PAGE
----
1013.57

NOTE

Rates of finished items for roof slabs and columns were worked out separately since centering charges are different for these items. Vibrating is done generally for columns whereas manual tamping is adopted for roof slab of 100mm thick and hence vibrating charges were added for columns only.

6.      Brick Masonry in CM(1 :6) proportion using 2nd class traditional bricks (23cm x 11cm x 7cm), including cost & conveyance of all materials to site, labour charges and all other operational and incidental charges, scaffolding charges, mixing of mortar etc., complete (S.S. Item No.114, unit 1 cum)

QUANTITY

ITEM

RATE

PER

AMOUNT

512 Nos

0.20 cum

0.42 Nos

0.98 Nos

0.70 Nos

2.10 Nos

 Second class traditional bricks

Cement mortar 1:6 proportion

1st class brick layers

2nd class brick layers

Men Mazdoor

Women Mazdoor

Add scaffolding charges

as per item No. 232 K 1

of SSR of Hyd. Circle

for 1988-89

13% for L.A & L.I

on Rs. 80.30

15% for municipal area

on Rs. 80.30

498.10

434.74

29.20

22.00

16.60

16.60

7.20

1000 Nos

Cum

Each

Each

Each

Each

Cum 

255.03

86.95

12.26

21.56

11.62

34.86

7.20

 

 

 

 

10.44

 

12.05

451.97

ESTIMATES, REVISED ESTIMATES & DATAS

Introduction

Construction of public works is a major function of the I & CAD Department. These operations are divided primarily into two classes - Works and Repairs or Maintenance. Original works include all new constructions as also extensions and improvements which either increase the efficiency of a system or work or its scope of action by an extension of or addition to it. There are certain operations which fall under both the categories of ‘original work’ and ‘repairs’.

For every  work  proposed  to be carried out, except  petty works and repairs not exceeding RS.2,500/- a detailed estimate must be prepared. Preparing detailed plans and estimates for schemes for which provision of funds is unlikely is waste of public money.

All works in the department require ‘Administrative Approval’ of the Government in consultation with the ’Finance Department’. On receipt of administrative approval, detailed estimates should be prepared. On preparation of detailed estimate, if it is found that the cost is exceeding  the administrative approval amount  by more than the limits. [As prescribed by the Govemment for sanction in excess of administrative approval], revised administrative approval must be obtained before according technical sanction.

Hence technical sanction to an estimate is always accorded by an officer of the Department: either by E.E., S.E. or C.E. In I & CAD Department. Deputy Executive Engineers and Section Officers do not have powers to sanction estimates whereas powers are delegated to them in some other Engineering Departments.

Administrative approvals of Government are communicated in the form of Government Orders/ Government Memos which mention the approximate financial breakup of the component parts to ensure that amounts are not spent in excess of such provision.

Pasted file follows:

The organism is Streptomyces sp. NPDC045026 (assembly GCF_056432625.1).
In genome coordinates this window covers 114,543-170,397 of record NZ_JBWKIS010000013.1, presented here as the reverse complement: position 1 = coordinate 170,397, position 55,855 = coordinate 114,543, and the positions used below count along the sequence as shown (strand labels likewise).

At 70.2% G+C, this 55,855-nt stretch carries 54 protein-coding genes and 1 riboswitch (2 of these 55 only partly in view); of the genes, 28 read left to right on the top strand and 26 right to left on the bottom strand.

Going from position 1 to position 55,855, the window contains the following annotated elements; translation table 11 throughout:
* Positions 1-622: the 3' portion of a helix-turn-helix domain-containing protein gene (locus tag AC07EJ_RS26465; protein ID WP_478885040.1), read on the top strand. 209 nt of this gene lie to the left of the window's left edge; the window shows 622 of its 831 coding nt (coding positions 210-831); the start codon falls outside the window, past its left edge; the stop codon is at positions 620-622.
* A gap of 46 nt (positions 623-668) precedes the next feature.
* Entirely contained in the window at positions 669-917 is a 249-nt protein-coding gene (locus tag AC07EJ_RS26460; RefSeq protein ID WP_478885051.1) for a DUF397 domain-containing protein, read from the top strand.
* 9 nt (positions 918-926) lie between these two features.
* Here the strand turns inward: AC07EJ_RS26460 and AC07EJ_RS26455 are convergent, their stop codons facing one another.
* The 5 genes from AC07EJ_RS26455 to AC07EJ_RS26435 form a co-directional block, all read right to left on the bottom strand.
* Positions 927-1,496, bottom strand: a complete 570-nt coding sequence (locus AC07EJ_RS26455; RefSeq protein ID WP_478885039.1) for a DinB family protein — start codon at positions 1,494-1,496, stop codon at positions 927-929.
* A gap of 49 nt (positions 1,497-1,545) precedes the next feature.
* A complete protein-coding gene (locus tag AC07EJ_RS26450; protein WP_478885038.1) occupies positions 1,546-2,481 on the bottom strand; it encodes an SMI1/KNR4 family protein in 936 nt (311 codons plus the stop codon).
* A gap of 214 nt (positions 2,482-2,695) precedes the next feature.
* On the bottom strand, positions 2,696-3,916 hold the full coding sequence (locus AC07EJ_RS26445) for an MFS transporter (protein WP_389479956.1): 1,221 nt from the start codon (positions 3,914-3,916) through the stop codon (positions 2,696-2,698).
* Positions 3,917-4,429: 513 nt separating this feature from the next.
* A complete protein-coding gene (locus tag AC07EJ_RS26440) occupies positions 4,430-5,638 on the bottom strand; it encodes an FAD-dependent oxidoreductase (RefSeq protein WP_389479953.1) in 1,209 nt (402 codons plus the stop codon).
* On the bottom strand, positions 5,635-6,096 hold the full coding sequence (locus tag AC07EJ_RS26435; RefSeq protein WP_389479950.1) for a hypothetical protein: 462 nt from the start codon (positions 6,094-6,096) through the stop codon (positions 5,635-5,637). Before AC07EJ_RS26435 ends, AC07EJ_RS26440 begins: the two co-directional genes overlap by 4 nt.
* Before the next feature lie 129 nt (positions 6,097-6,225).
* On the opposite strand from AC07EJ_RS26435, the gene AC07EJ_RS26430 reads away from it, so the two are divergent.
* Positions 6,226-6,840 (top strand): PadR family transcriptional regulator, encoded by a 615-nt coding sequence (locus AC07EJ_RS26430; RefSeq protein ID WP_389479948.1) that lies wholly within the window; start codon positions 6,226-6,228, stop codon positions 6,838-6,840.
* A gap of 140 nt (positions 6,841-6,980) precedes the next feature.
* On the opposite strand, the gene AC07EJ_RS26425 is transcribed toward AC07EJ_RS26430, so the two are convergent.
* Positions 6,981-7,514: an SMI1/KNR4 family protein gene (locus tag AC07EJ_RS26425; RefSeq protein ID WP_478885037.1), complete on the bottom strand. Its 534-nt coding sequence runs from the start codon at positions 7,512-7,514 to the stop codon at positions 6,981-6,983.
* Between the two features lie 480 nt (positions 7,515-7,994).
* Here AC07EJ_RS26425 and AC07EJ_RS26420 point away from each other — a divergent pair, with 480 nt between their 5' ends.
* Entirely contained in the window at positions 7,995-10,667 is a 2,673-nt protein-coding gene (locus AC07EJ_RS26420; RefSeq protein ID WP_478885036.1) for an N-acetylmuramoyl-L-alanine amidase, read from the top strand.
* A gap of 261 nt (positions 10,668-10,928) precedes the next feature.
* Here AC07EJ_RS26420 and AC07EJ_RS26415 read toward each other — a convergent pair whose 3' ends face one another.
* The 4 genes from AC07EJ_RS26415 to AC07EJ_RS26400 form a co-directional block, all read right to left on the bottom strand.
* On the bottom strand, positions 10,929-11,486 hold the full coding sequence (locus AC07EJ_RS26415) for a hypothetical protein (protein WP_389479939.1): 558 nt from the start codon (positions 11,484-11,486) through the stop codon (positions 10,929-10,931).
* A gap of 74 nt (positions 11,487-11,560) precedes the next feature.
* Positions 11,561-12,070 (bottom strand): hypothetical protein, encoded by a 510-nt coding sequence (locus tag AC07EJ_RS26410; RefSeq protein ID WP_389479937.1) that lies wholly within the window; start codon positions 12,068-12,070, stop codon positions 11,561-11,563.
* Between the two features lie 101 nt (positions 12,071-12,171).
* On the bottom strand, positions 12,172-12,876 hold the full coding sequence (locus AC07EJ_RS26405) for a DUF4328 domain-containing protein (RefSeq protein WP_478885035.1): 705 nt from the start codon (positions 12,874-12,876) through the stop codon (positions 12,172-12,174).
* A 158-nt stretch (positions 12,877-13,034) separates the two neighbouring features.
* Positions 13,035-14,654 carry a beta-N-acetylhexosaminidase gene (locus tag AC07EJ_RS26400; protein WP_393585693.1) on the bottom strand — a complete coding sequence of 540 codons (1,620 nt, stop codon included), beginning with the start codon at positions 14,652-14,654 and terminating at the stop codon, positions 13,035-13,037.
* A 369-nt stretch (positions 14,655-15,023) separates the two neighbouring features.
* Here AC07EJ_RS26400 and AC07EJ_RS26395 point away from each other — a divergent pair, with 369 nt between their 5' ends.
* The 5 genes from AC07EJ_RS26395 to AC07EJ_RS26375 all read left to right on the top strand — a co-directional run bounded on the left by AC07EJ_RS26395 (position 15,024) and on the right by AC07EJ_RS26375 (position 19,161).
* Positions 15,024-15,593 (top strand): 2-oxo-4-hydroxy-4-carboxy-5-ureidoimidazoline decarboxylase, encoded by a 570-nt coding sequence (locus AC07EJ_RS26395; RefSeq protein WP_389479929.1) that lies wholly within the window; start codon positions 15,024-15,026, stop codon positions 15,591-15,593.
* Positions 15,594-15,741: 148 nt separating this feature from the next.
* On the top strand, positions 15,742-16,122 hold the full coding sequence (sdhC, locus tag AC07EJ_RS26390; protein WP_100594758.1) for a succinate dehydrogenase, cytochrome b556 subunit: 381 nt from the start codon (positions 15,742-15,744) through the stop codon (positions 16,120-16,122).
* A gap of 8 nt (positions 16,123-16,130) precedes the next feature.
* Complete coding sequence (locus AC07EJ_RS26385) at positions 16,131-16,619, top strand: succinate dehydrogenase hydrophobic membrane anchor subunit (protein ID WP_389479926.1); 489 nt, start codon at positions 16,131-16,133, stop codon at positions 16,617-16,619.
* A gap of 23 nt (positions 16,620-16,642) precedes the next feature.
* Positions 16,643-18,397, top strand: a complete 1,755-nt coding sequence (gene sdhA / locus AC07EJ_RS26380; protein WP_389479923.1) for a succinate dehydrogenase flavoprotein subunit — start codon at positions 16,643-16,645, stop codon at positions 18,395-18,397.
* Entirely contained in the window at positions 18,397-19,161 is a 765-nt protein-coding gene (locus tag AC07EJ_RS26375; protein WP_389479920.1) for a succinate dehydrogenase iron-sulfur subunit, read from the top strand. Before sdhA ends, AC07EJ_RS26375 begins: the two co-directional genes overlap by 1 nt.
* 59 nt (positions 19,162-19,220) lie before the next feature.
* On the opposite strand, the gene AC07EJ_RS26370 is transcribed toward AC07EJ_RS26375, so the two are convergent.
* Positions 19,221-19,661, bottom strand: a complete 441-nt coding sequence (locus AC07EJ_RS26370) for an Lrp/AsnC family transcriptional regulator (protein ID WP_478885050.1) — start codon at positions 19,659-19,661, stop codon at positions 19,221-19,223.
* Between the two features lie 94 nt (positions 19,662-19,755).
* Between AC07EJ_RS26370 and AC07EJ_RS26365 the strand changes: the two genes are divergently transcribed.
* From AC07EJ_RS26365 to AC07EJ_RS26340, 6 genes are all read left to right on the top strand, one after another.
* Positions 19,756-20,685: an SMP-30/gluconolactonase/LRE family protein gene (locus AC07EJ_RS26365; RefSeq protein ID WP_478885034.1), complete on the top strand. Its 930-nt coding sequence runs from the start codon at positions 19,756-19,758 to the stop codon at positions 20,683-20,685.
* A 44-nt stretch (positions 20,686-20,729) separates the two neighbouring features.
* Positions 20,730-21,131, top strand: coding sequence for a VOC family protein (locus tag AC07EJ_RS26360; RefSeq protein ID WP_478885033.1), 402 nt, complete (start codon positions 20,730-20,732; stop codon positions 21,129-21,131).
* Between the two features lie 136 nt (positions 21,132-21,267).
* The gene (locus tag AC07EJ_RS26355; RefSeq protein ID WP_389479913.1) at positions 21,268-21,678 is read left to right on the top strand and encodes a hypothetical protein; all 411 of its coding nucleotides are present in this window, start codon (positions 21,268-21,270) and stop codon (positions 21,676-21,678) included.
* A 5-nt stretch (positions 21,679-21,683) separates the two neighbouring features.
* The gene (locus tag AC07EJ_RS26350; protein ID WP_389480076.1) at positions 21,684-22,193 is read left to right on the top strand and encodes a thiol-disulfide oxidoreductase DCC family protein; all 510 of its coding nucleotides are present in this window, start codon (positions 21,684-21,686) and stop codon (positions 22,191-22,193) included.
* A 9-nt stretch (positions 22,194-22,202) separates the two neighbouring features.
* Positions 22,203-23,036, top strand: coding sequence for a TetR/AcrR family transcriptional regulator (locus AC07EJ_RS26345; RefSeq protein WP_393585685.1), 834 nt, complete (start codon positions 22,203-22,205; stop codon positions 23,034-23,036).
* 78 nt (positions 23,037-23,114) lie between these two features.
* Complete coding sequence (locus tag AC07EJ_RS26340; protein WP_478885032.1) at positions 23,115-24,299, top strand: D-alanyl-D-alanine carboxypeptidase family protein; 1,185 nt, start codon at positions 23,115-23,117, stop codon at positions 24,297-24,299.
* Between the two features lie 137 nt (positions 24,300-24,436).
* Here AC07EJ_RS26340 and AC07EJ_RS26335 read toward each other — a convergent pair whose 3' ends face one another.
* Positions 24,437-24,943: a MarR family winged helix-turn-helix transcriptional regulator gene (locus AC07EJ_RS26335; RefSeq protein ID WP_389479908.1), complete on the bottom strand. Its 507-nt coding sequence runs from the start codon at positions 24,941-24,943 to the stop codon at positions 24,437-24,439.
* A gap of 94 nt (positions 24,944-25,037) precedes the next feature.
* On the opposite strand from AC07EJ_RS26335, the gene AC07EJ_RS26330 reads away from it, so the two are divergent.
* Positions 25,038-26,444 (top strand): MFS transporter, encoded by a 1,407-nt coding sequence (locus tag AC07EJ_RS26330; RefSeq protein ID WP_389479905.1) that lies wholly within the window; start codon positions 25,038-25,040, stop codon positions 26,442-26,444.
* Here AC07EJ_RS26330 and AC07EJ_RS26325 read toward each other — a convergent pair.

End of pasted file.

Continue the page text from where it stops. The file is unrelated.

Technical sanctions are registered and given numbers during a “Financial Year”. These are Divisional Register Nos, Circle Register Nos and Chief Engineer Register Nos. Administrative Approval and Technical Sanction are the most important tags to estimates.

Preparation of Estimates

The Project (or Estimate) for a work consists of a report, a specification, a detailed statement of measurements, quantities and rates with an abstract showing the estimated cost (in rupees only) of each item. The form of the abstract will depend on the method proposed for execution of the work. If it is intended to purchase or supply materials and to employ labour for construction separately, the abstract should show separately the cost and quantity of ‘labour’ and the cost of materials for each distinct item of work. But such cases are not common. When the work is to be executed by contract, which is the most common way for execution of works, the abstract may merely show the quantity and cost of each item of work. In case of a project consisting of several works, the report may be a single document for all the works but details of measurements and abstracts may conveniently be prepared for each work, supplemented by a ‘General Abstract’ bringing the whole together. The report should state clearly the purpose of the work estimated for and explain any peculiarities which require elucidation including, where necessary, the reasons for adoption of the estimated project or design in preference to others. To make a very broad statement, an estimate has 3 ‘M’s :- Men, Materials and Machinery.

To facilitate the preparation of estimates, a schedule of rates of each kind of work commonly executed should be prepared annually in each district. The year for S.S.R. is 1st July to 30th June. S.E. of an Irrigation Circle convenes a meeting with the S.Es of all other engineering department in his circle, usually  in April of an year, and a schedule of commonly agreed upon rates is prepared based on the minimum wages payable, price indices, Iiving cost indices and trend of tenders during the preceding year. Such schedule of rates are then submitted by the S.Es to the Board of Chief Engineers precided over by the Engineer Chief, I&CAD Department, who meet, usually in May/June to consider them. Schedules of Rates fer each district are then issued by the respective S.E. subject to the ceiling rates approved by the Board of C.Es. Schedule of rates, has 4 parts (viz.) Rates of Labour, Rates of Materials, Rates of works and cartage of materials.